With an understanding of the various types of storage tanks available, it’s important now to look at regulatory requirements when inspecting any particular system; ensuring compliance with relevant standards and codes throughout all stages of use is critical for safe operation.

Regulatory Requirements

Now that you know the various types of storage tanks and what they contain, it’s important to understand the regulatory requirements associated with their inspection. According to a recent study by the Environmental Protection Agency (EPA), over 80% of all facility inspections are related to environmental regulations. Therefore, it is critical for anyone conducting an inspection on a storage tank to be aware of these regulations in order to ensure compliance.

When inspecting a storage tank, it’s essential to document any findings in accordance with applicable laws and standards. Regulations also require that inspectors must provide accurate reporting on any issues identified during the inspection process. This includes documenting corrosion or leakage if present, as well as other potential problems associated with the structure or its contents. Furthermore, storage tank inspector should review existing safety protocols and make sure that proper maintenance has been conducted regularly throughout the year.

In addition to federal regulations, there may be additional local or state rules pertaining specifically to your area which need to be adhered to when performing an inspection on a storage tank. It is important for both facilities managers and inspectors alike to familiarize themselves with these rules ahead of time so that all necessary steps can be taken during an inspection in order to maintain compliance. With this information at hand, everyone involved will have peace of mind knowing that they are following best practices when carrying out an inspection.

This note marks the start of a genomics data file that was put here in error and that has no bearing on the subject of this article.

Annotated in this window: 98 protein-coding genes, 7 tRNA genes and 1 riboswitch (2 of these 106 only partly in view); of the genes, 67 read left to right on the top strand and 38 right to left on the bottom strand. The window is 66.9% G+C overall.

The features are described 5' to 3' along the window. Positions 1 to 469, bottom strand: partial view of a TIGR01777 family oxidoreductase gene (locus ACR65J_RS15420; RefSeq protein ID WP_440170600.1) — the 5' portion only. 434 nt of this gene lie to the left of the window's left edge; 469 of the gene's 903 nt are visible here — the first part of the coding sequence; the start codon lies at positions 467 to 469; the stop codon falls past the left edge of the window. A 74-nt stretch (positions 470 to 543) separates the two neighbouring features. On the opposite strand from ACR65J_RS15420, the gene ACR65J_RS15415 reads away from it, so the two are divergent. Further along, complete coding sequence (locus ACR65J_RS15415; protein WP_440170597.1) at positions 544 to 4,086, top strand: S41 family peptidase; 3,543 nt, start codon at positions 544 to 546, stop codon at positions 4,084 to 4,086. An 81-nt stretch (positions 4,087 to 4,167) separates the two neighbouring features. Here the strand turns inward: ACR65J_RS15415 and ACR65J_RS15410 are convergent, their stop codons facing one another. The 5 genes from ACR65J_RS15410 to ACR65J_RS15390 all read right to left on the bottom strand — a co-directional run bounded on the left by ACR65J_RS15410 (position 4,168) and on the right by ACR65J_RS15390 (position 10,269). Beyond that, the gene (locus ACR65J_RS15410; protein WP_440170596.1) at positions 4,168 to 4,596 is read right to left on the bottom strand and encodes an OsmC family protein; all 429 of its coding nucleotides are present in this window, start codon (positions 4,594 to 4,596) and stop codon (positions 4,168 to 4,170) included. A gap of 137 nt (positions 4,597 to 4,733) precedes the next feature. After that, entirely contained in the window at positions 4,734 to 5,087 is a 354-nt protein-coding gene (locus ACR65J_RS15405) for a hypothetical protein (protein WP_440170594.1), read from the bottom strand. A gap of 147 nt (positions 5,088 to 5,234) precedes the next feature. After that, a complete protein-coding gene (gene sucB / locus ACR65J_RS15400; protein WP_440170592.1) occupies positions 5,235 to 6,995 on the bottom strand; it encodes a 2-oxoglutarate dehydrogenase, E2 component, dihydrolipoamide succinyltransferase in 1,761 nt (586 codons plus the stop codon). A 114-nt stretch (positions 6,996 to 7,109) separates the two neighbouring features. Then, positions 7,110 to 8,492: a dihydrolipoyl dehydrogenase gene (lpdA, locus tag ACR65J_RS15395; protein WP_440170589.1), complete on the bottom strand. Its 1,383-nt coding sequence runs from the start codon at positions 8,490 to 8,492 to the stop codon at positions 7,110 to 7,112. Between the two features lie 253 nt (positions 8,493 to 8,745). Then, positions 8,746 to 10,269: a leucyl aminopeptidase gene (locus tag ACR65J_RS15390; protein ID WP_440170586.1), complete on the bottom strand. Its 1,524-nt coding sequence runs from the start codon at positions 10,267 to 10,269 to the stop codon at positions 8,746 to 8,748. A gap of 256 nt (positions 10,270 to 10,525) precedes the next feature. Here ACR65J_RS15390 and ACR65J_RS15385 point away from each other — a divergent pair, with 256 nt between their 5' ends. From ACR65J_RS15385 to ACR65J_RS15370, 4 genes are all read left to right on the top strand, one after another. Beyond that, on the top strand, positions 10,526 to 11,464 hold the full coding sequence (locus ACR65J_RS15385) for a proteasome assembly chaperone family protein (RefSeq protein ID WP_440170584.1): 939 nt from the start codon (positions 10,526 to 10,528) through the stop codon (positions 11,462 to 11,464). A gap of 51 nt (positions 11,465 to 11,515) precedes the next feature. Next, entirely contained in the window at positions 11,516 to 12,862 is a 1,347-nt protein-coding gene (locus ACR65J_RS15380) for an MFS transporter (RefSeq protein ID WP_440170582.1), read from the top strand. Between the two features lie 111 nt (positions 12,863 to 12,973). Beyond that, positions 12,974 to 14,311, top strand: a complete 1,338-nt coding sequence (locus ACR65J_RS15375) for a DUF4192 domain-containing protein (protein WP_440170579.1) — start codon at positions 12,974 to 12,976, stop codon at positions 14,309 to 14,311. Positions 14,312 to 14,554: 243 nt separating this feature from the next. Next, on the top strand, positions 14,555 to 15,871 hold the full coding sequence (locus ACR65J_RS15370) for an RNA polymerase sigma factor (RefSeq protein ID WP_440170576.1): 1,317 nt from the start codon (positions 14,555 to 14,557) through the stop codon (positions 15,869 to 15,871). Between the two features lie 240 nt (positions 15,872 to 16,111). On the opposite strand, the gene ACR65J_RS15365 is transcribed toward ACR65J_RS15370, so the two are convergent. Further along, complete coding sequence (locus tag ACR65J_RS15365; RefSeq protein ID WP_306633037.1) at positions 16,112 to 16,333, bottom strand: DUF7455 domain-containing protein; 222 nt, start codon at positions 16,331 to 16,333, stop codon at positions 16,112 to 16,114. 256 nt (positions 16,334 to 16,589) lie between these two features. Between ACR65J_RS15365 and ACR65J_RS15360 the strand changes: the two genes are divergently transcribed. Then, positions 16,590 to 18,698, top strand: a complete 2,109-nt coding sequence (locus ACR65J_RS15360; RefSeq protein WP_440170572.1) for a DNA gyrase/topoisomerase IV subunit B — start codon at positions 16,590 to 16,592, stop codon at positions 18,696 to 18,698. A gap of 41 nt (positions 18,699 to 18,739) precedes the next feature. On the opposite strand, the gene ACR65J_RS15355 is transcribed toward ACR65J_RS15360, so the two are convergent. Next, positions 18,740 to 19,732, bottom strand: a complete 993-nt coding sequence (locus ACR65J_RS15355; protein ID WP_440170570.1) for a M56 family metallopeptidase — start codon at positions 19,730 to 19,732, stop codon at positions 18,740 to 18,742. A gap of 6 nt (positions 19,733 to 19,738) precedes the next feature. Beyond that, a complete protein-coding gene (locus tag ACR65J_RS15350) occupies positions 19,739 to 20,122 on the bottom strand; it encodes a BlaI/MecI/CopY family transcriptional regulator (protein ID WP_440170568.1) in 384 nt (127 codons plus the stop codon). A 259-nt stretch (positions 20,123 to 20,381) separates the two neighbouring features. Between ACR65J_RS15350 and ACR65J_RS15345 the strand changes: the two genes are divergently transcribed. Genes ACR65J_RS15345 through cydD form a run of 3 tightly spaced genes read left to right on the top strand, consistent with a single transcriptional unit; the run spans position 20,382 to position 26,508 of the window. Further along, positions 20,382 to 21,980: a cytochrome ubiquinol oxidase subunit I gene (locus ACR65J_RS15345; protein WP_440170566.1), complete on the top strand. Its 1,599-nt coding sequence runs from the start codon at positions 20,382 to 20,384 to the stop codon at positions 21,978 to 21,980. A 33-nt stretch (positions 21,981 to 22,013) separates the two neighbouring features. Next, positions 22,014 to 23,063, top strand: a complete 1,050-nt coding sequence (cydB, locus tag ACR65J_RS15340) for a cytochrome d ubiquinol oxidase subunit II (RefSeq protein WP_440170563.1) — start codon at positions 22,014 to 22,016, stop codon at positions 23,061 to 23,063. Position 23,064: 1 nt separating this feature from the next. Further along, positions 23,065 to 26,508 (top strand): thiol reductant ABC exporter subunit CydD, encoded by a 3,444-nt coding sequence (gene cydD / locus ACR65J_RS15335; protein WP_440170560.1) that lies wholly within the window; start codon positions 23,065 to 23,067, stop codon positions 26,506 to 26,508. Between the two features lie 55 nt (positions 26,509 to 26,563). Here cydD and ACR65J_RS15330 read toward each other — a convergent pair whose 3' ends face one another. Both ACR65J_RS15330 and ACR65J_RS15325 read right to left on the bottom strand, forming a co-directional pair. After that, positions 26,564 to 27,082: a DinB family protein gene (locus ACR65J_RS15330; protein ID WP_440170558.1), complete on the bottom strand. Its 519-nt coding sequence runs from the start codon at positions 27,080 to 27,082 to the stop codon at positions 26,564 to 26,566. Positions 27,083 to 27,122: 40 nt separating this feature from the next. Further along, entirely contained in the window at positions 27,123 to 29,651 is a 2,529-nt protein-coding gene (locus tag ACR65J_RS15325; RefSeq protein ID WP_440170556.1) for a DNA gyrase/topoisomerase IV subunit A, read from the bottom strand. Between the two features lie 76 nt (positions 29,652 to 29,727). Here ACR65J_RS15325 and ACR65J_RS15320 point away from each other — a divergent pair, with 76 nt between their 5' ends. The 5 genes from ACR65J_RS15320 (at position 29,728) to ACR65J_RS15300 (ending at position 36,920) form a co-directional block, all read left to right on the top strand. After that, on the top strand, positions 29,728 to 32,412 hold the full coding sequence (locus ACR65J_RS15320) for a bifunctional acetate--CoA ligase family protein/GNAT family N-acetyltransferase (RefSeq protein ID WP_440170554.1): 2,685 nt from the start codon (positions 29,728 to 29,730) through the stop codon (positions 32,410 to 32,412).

To ensure successful completion of a storage tank inspection, having a detailed pre-inspection checklist is key..

Pre-Inspection Checklist

Before conducting a storage tank inspection, it is vital to have the right pre-inspection checklist. This helps ensure that all necessary steps are taken prior to starting the inspection process. The following items should be included in any storage tank checklist: safety equipment, tools and materials needed for the inspection, access points into the tank, and areas of concern or damage previously identified during other inspections.

Furthermore, an important part of inspection preparation includes ensuring that all personnel involved with the inspection understand their roles and responsibilities. It’s also essential to consult relevant regulations regarding storage tanks before beginning an inspection. Finally, thoroughly review any reports from previous inspections so you are aware of any potential problems or concerns.

Having this information will help guide your visual inspection process and make sure nothing is overlooked when inspecting a storage tank.

Visual Inspection Process

Visual inspection of storage tanks can be compared to the process of assembling a jigsaw puzzle. There are thousands of pieces, and it takes time to put them all together. The same is true for a visual inspection – there are many components that must be inspected thoroughly in order to identify potential issues with the tank.

The first step in any visual inspection process is familiarizing yourself with the guidelines established by regulatory bodies to ensure compliance with safety regulations. Once you understand these requirements, you can begin your inspection. During this stage, it’s important to note any visible signs of corrosion or damage on the exterior surface of the tank, as well as any warning signs inside the tank such as rusting or sediment buildup. You should also check all gauges, valves, pipes, fittings and other equipment associated with the tank for proper function and operation.

Finally, compare your findings against industry standards and make sure that everything meets those criteria. If not, then further investigation may be necessary before proceeding with testing and sampling procedures.

Testing And Sampling Procedures